SAN ANTONIO, TX: Strong growth in several countries in Latin America (LATAM) is leading to increased investments in rail equipment and infrastructure according to consultants Frost & Sullivan (F&S).
In a new study, F&S says it expects South America's long-neglected rail networks to get US$47 billion in new funding by 2020.
"With the average age of LATAM's locomotive fleet at more than 40 years old and a few models in active service for over 50 years, rail companies have little option but to purchase new locomotives or refurbish old models to improve fleet availability and assurance of motive power," said F&S Automotive & Transportation research analyst Shyam Raman.
As the collective gross domestic product of Argentina, Brazil, Colombia, Chile averaged 5.2 percent growth over the last five years, he said the rail freight market, currently dominated by General Electric and EMD, is "ripe for investments" as regulatory changes promote foreign money through public-private partnerships where the state is the owner of infrastructure and rolling stock; and private companies are responsible for the operation, maintenance and investments.
"Foreign participants have begun entering joint ventures to minimize the risk of investment and penetrate the previously-stagnant rail freight transport market. In fact, by 2020, China is expected to account for a significant portion of the foreign presence in the LATAM rail freight market," added Raman.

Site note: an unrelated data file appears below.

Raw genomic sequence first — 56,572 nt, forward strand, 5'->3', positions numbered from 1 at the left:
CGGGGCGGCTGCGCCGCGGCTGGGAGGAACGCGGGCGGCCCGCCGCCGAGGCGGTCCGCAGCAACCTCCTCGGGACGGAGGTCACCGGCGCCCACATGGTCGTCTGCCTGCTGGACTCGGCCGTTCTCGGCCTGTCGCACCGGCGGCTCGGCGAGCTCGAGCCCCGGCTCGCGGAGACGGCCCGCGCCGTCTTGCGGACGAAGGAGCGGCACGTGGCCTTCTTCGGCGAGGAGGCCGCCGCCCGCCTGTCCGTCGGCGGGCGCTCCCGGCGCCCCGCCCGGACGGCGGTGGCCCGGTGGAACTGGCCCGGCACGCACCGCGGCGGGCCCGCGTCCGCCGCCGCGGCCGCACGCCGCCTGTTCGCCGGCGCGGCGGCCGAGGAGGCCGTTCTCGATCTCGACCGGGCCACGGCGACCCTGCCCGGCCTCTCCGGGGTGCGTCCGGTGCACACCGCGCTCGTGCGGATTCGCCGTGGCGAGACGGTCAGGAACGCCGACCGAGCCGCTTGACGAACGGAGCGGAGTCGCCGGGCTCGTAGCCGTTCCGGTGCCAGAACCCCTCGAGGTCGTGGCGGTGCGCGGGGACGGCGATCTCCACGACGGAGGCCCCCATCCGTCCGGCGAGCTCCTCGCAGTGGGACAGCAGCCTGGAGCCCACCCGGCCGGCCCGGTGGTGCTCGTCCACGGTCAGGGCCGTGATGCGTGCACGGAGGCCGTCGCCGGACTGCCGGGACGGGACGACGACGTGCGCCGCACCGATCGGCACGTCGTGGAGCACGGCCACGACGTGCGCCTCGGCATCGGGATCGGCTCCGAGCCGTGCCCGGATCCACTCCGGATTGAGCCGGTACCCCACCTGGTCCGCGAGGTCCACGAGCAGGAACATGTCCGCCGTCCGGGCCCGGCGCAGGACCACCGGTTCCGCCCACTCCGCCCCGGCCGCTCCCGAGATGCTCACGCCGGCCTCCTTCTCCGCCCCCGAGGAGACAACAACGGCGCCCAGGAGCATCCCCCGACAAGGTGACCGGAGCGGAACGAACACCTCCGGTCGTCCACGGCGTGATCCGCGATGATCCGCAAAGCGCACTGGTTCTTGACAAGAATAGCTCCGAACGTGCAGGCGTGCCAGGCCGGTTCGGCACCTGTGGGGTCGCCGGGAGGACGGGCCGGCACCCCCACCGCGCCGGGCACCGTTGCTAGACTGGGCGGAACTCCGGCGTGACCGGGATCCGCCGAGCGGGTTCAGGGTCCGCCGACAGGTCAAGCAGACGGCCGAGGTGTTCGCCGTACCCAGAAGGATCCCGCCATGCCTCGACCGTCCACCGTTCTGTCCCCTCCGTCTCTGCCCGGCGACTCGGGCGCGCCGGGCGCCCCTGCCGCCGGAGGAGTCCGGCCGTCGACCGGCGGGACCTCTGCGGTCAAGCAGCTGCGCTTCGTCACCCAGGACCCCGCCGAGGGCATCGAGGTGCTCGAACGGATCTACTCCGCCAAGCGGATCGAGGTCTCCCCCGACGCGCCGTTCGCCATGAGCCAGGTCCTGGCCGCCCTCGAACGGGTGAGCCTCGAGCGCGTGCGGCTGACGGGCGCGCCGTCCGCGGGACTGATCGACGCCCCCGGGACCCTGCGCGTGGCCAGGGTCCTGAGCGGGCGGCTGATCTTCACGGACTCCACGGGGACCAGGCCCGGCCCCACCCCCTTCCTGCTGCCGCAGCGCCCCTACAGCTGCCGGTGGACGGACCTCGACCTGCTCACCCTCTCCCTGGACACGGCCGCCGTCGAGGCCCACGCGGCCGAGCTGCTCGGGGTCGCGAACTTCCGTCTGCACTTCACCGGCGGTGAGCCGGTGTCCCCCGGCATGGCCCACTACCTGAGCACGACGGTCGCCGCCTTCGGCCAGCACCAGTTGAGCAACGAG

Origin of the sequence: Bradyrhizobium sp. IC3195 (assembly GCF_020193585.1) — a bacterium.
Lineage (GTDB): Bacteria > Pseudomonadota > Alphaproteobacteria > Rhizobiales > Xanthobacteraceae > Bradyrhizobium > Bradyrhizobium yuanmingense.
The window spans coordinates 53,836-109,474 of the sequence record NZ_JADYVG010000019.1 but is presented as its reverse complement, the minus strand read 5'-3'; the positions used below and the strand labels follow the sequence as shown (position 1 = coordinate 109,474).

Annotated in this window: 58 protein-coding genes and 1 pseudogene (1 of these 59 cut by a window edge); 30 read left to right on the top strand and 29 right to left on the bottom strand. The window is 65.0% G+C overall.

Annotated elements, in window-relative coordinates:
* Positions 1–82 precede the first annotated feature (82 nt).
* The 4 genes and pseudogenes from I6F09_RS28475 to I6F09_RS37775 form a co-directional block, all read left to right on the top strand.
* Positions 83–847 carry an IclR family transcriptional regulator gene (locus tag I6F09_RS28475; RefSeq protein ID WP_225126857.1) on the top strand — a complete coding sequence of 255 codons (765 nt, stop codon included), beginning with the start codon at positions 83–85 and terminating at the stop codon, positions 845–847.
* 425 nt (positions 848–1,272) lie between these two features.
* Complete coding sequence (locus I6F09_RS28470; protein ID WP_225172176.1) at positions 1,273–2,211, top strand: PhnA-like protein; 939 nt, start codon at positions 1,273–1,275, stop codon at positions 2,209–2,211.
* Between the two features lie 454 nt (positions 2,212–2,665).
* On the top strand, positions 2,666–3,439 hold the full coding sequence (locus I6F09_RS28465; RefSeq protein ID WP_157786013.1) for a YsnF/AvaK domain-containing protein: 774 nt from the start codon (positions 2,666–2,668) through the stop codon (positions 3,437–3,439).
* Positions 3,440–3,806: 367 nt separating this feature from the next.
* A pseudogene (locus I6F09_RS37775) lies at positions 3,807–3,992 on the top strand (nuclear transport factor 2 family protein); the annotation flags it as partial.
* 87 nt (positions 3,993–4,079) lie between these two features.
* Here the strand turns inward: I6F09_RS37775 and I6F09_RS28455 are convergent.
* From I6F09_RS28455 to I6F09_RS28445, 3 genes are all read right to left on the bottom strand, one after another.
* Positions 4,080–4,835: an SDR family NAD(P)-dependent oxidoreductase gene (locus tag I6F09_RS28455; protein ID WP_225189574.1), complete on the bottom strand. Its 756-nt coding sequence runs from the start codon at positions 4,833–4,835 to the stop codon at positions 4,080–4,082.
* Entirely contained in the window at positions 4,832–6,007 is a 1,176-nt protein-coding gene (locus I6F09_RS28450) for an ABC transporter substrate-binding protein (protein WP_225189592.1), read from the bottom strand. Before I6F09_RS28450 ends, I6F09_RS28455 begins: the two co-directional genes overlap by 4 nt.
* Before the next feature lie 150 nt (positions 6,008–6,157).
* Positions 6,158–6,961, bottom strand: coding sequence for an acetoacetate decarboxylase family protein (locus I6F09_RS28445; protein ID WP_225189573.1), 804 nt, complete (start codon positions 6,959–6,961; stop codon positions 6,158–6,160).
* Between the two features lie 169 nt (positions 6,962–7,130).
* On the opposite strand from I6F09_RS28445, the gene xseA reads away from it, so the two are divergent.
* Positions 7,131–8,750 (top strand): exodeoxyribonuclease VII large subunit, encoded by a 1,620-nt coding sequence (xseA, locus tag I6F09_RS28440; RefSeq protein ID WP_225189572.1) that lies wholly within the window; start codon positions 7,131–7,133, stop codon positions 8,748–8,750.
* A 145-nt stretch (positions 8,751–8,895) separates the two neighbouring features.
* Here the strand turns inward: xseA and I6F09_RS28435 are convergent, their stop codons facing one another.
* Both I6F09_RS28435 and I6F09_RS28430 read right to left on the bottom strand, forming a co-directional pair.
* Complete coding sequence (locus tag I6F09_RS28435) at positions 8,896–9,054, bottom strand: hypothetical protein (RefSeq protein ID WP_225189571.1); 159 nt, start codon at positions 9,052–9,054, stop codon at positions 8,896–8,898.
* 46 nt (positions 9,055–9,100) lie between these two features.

The F&S analysis suggests the value of LATAM investment opportunities to 2020 could be as high as $280.00 billion with up to 70.0 percent directed toward the construction of new lines, extensions, and the upgrading of existing infrastructure that is currently causing traffic bottlenecks in Chile, Colombia and Peru.
With current mining-related investments of more than $500.00 billion, Raman said the subsequent increase in demand for capacity would lead to more income for operators including Peru Rail, MGE Brazil and the Colombian National Infrastructure Agency.